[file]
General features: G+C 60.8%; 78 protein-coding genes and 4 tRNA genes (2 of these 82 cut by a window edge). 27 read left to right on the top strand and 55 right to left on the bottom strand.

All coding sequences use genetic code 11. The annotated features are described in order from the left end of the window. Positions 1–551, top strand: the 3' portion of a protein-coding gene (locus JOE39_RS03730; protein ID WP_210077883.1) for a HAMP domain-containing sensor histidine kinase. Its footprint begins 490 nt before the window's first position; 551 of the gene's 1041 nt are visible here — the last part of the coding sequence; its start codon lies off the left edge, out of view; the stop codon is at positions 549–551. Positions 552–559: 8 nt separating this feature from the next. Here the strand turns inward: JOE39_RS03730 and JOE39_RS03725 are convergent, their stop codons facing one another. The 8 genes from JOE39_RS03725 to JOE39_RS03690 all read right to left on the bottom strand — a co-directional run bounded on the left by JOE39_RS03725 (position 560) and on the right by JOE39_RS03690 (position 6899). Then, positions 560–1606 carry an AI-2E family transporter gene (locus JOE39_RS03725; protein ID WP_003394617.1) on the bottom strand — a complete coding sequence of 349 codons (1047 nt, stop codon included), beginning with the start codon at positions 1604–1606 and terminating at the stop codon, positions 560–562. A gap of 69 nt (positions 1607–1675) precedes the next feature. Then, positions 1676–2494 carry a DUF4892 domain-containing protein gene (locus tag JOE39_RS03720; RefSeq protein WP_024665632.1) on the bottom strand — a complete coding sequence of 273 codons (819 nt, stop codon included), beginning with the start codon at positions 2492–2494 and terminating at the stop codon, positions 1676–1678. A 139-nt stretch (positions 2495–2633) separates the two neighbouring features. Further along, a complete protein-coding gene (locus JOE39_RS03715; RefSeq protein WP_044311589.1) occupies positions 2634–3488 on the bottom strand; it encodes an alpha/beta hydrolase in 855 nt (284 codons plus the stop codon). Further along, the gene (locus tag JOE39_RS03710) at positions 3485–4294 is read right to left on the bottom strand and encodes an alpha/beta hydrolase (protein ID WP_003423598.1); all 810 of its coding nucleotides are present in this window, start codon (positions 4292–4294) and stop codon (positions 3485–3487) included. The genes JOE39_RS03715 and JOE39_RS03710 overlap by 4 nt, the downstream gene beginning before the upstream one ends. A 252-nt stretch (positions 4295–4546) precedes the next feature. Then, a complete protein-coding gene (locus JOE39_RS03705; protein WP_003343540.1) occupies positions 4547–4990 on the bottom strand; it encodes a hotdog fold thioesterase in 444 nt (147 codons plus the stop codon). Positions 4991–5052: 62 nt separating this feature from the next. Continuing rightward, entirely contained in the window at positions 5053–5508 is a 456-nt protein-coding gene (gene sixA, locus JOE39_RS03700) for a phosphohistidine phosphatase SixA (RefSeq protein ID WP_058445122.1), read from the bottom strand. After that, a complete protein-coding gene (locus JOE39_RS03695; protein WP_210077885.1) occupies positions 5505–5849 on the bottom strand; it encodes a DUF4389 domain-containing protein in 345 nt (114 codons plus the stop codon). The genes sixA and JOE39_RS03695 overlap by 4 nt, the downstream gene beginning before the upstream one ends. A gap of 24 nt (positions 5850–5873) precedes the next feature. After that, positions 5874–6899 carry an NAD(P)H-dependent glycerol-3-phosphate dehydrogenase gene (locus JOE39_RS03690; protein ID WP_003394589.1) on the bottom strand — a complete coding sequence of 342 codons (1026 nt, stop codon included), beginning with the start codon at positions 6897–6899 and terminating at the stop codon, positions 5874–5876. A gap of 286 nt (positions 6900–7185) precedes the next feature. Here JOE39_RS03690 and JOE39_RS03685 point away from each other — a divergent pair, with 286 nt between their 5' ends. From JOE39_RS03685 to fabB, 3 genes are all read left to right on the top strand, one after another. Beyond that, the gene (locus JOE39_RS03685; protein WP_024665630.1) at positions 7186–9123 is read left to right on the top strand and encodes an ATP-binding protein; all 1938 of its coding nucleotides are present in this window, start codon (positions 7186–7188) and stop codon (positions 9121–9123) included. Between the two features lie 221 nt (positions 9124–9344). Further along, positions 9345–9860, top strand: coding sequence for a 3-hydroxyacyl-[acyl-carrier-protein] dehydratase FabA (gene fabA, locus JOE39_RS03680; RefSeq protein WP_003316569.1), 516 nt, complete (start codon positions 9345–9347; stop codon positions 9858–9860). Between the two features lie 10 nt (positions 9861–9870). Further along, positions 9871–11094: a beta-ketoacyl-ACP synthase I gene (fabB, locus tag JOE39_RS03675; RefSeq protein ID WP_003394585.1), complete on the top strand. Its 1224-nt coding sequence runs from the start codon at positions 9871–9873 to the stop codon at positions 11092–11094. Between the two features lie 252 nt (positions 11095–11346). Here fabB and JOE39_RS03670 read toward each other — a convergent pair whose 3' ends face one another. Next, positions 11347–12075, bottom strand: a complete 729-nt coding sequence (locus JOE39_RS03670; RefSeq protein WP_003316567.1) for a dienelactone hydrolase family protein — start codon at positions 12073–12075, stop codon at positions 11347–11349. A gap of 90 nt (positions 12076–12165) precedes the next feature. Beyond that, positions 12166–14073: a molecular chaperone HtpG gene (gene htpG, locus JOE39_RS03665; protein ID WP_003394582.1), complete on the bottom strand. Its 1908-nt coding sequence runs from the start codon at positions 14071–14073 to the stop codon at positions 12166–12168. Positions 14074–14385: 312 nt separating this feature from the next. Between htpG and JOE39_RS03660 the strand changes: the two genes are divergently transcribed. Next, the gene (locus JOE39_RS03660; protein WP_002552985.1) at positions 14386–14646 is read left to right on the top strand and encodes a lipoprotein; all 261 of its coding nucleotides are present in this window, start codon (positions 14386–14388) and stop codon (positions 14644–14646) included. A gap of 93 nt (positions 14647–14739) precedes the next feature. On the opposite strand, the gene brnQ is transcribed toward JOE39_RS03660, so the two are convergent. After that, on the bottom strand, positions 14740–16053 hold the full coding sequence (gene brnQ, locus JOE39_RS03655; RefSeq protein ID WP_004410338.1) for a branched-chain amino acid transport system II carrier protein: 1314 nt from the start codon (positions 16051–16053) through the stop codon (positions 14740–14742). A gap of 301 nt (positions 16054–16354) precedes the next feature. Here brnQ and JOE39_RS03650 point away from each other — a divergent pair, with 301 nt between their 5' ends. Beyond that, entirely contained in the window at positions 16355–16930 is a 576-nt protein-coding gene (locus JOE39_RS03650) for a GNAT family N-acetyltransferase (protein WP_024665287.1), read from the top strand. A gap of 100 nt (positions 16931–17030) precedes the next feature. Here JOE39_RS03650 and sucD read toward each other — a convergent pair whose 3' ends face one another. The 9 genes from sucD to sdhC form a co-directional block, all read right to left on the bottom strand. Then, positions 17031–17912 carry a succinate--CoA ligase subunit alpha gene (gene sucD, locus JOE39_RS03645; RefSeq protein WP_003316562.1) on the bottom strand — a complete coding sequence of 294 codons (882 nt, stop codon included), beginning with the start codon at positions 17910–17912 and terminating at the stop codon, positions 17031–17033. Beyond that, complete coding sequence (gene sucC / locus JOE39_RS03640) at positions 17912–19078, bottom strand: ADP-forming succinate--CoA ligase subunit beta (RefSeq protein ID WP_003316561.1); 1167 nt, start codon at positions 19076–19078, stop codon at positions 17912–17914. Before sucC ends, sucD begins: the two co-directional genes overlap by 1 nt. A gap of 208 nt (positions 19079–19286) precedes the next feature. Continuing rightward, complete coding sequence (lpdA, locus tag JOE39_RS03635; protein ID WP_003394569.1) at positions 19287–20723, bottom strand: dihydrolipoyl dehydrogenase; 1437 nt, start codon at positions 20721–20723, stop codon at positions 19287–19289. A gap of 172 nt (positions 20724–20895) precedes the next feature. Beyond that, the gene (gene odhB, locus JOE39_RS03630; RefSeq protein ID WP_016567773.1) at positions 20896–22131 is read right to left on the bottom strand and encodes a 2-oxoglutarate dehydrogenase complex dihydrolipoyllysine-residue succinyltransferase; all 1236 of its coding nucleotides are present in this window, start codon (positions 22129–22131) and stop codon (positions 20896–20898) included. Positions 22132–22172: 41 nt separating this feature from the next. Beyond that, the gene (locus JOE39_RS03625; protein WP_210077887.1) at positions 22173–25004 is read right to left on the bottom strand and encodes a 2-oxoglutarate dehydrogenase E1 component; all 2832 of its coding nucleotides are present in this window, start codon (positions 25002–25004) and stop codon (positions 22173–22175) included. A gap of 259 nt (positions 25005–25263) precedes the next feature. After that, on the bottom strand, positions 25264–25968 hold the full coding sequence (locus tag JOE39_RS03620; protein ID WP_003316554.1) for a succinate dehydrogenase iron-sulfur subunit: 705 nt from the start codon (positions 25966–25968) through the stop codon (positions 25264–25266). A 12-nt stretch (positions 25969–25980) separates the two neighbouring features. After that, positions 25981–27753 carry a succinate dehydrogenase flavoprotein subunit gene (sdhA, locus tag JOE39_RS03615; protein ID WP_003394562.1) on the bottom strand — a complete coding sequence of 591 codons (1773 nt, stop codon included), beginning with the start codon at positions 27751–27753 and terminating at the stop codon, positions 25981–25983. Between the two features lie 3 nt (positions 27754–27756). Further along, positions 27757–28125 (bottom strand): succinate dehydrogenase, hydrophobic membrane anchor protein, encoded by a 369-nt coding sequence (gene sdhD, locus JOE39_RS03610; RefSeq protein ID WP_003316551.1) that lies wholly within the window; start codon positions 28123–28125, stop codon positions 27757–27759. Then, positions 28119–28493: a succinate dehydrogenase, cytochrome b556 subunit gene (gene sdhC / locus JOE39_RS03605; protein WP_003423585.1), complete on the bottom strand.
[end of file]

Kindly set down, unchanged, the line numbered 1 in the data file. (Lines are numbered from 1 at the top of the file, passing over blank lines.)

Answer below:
General features: G+C 60.8%; 78 protein-coding genes and 4 tRNA genes (2 of these 82 cut by a window edge). 27 read left to right on the top strand and 55 right to left on the bottom strand.